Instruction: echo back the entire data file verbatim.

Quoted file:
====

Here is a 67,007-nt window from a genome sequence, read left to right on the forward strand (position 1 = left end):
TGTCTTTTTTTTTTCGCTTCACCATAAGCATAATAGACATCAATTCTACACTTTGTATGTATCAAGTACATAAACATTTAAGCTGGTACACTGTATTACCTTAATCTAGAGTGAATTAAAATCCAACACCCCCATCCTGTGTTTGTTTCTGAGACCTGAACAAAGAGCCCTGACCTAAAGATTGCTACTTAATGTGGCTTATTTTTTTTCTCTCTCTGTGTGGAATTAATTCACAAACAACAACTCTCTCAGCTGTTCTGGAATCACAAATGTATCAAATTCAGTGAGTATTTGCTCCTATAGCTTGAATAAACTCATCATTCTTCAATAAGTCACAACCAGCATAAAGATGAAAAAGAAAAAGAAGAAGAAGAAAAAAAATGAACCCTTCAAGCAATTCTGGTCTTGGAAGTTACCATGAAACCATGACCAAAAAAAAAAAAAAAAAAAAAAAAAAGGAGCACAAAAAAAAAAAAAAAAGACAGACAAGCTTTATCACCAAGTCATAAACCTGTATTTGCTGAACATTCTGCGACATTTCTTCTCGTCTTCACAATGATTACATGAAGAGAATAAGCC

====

Here is a 67,007-nt window from a genome sequence, read left to right on the forward strand (position 1 = left end):
TGTCTTTTTTTTTTCGCTTCACCATAAGCATAATAGACATCAATTCTACACTTTGTATGTATCAAGTACATAAACATTTAAGCTGGTACACTGTATTACCTTAATCTAGAGTGAATTAAAATCCAACACCCCCATCCTGTGTTTGTTTCTGAGACCTGAACAAAGAGCCCTGACCTAAAGATTGCTACTTAATGTGGCTTATTTTTTTTCTCTCTCTGTGTGGAATTAATTCACAAACAACAACTCTCTCAGCTGTTCTGGAATCACAAATGTATCAAATTCAGTGAGTATTTGCTCCTATAGCTTGAATAAACTCATCATTCTTCAATAAGTCACAACCAGCATAAAGATGAAAAAGAAAAAGAAGAAGAAGAAAAAAAATGAACCCTTCAAGCAATTCTGGTCTTGGAAGTTACCATGAAACCATGACCAAAAAAAAAAAAAAAAAAAAAAAAAAGGAGCACAAAAAAAAAAAAAAAAGACAGACAAGCTTTATCACCAAGTCATAAACCTGTATTTGCTGAACATTCTGCGACATTTCTTCTCGTCTTCACAATGATTACATGAAGAGAATAAGCC